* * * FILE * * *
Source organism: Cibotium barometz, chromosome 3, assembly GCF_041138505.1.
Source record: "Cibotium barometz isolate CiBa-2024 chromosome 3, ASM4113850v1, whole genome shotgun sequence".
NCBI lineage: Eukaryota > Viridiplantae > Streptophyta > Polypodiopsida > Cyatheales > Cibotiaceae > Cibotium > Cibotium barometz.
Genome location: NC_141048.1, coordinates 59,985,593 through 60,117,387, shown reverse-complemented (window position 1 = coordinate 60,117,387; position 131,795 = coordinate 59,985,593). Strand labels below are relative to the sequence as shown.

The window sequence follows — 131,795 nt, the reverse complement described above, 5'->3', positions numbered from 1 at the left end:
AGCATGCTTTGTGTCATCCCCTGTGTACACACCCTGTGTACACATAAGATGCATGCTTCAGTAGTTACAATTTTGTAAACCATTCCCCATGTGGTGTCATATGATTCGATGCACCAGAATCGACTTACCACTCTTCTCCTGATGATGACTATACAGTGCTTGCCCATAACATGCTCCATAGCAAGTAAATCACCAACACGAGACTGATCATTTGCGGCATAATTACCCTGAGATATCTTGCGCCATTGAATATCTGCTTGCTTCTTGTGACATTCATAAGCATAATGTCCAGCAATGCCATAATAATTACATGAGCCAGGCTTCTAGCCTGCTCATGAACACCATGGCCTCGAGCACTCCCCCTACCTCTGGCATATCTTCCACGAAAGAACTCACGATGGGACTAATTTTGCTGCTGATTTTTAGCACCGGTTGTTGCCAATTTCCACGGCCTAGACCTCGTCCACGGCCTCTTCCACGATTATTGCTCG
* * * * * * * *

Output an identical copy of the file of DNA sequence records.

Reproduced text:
Source organism: Cibotium barometz, chromosome 3, assembly GCF_041138505.1.
Source record: "Cibotium barometz isolate CiBa-2024 chromosome 3, ASM4113850v1, whole genome shotgun sequence".
NCBI lineage: Eukaryota > Viridiplantae > Streptophyta > Polypodiopsida > Cyatheales > Cibotiaceae > Cibotium > Cibotium barometz.
Genome location: NC_141048.1, coordinates 59,985,593 through 60,117,387, shown reverse-complemented (window position 1 = coordinate 60,117,387; position 131,795 = coordinate 59,985,593). Strand labels below are relative to the sequence as shown.

The window sequence follows — 131,795 nt, the reverse complement described above, 5'->3', positions numbered from 1 at the left end:
AGCATGCTTTGTGTCATCCCCTGTGTACACACCCTGTGTACACATAAGATGCATGCTTCAGTAGTTACAATTTTGTAAACCATTCCCCATGTGGTGTCATATGATTCGATGCACCAGAATCGACTTACCACTCTTCTCCTGATGATGACTATACAGTGCTTGCCCATAACATGCTCCATAGCAAGTAAATCACCAACACGAGACTGATCATTTGCGGCATAATTACCCTGAGATATCTTGCGCCATTGAATATCTGCTTGCTTCTTGTGACATTCATAAGCATAATGTCCAGCAATGCCATAATAATTACATGAGCCAGGCTTCTAGCCTGCTCATGAACACCATGGCCTCGAGCACTCCCCCTACCTCTGGCATATCTTCCACGAAAGAACTCACGATGGGACTAATTTTGCTGCTGATTTTTAGCACCGGTTGTTGCCAATTTCCACGGCCTAGACCTCGTCCACGGCCTCTTCCACGATTATTGCTCG